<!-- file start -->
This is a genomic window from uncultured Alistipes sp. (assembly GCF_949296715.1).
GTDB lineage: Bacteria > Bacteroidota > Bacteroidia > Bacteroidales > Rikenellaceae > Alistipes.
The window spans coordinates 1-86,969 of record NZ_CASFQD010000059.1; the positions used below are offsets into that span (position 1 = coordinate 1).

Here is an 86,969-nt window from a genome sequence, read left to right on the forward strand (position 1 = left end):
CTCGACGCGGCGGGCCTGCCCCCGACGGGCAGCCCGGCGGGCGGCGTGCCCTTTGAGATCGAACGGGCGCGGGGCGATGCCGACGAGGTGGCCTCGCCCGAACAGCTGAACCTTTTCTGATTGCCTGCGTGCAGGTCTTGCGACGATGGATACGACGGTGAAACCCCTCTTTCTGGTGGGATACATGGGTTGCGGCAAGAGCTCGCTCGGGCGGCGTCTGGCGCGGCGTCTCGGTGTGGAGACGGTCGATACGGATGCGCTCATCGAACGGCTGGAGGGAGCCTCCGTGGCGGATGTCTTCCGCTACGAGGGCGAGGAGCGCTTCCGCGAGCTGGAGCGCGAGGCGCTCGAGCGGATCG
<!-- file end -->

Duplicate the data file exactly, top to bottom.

This is a genomic window from uncultured Alistipes sp. (assembly GCF_949296715.1).
GTDB lineage: Bacteria > Bacteroidota > Bacteroidia > Bacteroidales > Rikenellaceae > Alistipes.
The window spans coordinates 1-86,969 of record NZ_CASFQD010000059.1; the positions used below are offsets into that span (position 1 = coordinate 1).

Here is an 86,969-nt window from a genome sequence, read left to right on the forward strand (position 1 = left end):
CTCGACGCGGCGGGCCTGCCCCCGACGGGCAGCCCGGCGGGCGGCGTGCCCTTTGAGATCGAACGGGCGCGGGGCGATGCCGACGAGGTGGCCTCGCCCGAACAGCTGAACCTTTTCTGATTGCCTGCGTGCAGGTCTTGCGACGATGGATACGACGGTGAAACCCCTCTTTCTGGTGGGATACATGGGTTGCGGCAAGAGCTCGCTCGGGCGGCGTCTGGCGCGGCGTCTCGGTGTGGAGACGGTCGATACGGATGCGCTCATCGAACGGCTGGAGGGAGCCTCCGTGGCGGATGTCTTCCGCTACGAGGGCGAGGAGCGCTTCCGCGAGCTGGAGCGCGAGGCGCTCGAGCGGATCG